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Rivals lay siege to Park’s presidential bid

By Song Sangho

Published : Feb. 14, 2011 - 18:55

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Contenders attack leading potential candidate for 2012 poll


Political competitors of former Grand National Party Chairwoman Rep. Park Geun-hye are moving to dampen her increasing efforts to keep the political pendulum swinging in her favor ahead of the 2012 presidential vote.

Park, the frontrunner among potential presidential candidates, has recently made moves toward her bid for Cheong Wa Dae, which included launching a think tank to map out her campaign strategies and introducing revision bills aimed at improving the nation’s welfare framework.

The factional leader, who commands the loyalty of nearly a third of the GNP lawmakers, has paid particular attention to social welfare policies among other politically-charged issues such as constitutional amendment.

Observers say she appears to be seeking to lead the social welfare agenda, looking to win public support and maintain her leading position in the run-up to the election in December 2012.
Rep. Park Geun-hye, former chairwoman of the ruling Grand National Party, responds to applause at a forum at the National Assembly last week. (Yonhap News) Rep. Park Geun-hye, former chairwoman of the ruling Grand National Party, responds to applause at a forum at the National Assembly last week. (Yonhap News)

In an apparent move to rein in her efforts, Rep. Chung Sye-kyun of the main opposition Democratic Party suggested that she hold an open debate over welfare policies. Her efforts to lead the welfare agenda have apparently unnerved him and other liberal politicians as the issue has long been led by progressive parties.

“There is a need to clarify whether her ‘Korean-style welfare’ has only a wrap and has not been filled with any content. I am not sure whether she is considering the date of revealing (the content),” Chung said in a PBS radio interview.

Park, daughter of former President Park Chung-hee, who is credited with his economic leadership in the 1960s and 1970s, but criticized for his authoritarian rule, tabled her revision bills aimed at establishing a more stable, effective social welfare system last Friday.

The bills seek to offer social welfare services ― differentiated to meet exact needs of citizens at each stage of their lifetime. However, the bills fell short of providing the details of state welfare policies Park has envisioned, critics say.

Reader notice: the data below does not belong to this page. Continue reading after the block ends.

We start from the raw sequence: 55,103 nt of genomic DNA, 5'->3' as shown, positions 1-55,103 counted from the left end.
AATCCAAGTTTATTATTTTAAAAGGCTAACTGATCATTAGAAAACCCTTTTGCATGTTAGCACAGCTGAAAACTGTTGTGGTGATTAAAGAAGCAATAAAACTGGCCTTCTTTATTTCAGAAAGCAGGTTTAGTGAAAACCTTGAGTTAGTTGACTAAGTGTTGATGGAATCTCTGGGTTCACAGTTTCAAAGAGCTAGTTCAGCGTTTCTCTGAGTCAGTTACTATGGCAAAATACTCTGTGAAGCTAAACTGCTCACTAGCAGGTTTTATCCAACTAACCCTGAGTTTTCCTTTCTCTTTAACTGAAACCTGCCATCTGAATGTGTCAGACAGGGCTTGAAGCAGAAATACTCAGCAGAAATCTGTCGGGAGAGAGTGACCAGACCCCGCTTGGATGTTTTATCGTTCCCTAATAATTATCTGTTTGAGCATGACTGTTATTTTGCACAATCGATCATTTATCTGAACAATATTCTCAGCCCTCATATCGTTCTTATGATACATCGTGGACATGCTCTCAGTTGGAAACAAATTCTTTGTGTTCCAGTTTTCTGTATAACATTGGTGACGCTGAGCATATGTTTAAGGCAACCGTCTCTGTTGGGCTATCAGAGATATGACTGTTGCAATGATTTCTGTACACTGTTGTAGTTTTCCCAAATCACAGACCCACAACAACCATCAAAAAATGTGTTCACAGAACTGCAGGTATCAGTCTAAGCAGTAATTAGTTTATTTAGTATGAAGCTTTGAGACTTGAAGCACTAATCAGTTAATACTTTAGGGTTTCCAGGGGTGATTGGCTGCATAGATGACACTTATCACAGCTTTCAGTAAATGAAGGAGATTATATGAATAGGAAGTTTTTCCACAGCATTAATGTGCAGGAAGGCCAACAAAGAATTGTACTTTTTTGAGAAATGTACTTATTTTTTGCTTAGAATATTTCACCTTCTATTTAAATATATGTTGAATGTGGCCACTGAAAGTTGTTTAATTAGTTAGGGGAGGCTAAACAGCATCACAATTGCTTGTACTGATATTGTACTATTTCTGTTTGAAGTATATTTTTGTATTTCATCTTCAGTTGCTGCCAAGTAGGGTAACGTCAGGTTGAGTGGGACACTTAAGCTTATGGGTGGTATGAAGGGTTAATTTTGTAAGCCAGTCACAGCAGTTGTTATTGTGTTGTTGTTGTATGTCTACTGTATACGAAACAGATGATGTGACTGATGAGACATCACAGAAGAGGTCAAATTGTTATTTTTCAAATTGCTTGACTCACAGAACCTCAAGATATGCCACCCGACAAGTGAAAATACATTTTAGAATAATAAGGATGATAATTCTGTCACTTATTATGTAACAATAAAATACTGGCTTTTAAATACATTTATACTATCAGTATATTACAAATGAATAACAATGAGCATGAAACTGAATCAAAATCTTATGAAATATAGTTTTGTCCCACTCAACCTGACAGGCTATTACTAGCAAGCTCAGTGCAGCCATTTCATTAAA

Launching his own think tank, Chung also said, “Park’s welfare policies are far-fetched. She doesn’t have any philosophy.”

Rep. Chung Mong-joon of the GNP, another potential presidential candidate, also made remarks apparently criticizing Park’s welfare policies.

“It is unavoidable (for politicians to engage in welfare issues) as politicians should talk about something good that would draw people’s attention and ensure their votes. However, shouldn’t we talk about the future?” he said in a radio interview.

“I feel apprehensive that all the people jump into the welfare issues when they lack abilities to talk about the future and vision.”

Another high-profile competitor of Park is Lee Jae-oh, minister of special affairs.

Lee has been on bad terms with Park since he led the 2007 election campaign for President Lee Myung-bak, who bitterly fought against Park to win the GNP ticket for the presidential election.

The minister has recently been leading political debate over constitutional revision, stressing the need to decentralize presidential power and share it with the prime minister.

Observers said such efforts have apparently upset Park, who is maintaining the lead in all recent popularity polls. She herself has expressed support for a constitutional revision, which would change the current single-term, five-year presidency to a system that would allow a president to serve two successive four-year terms.

“It makes citizens feel tired to work as if ... (he or she) had almost become a president two years before the election,” Lee said last Friday in a radio interview. “I will stand face to face with the strongest person for the constitutional amendment.”

Although he did not mention her by name, it was widely said that he was referring to Park.

Lawmakers in the pro-Park faction expressed displeasure over the remarks, saying that Lee is moving to hamper Park’s activities toward the presidential election while seeking to bring pro-Lee Myung-bak lawmakers together for the constitutional amendment.

By Song Sang-ho (sshluck@heraldcorp.com)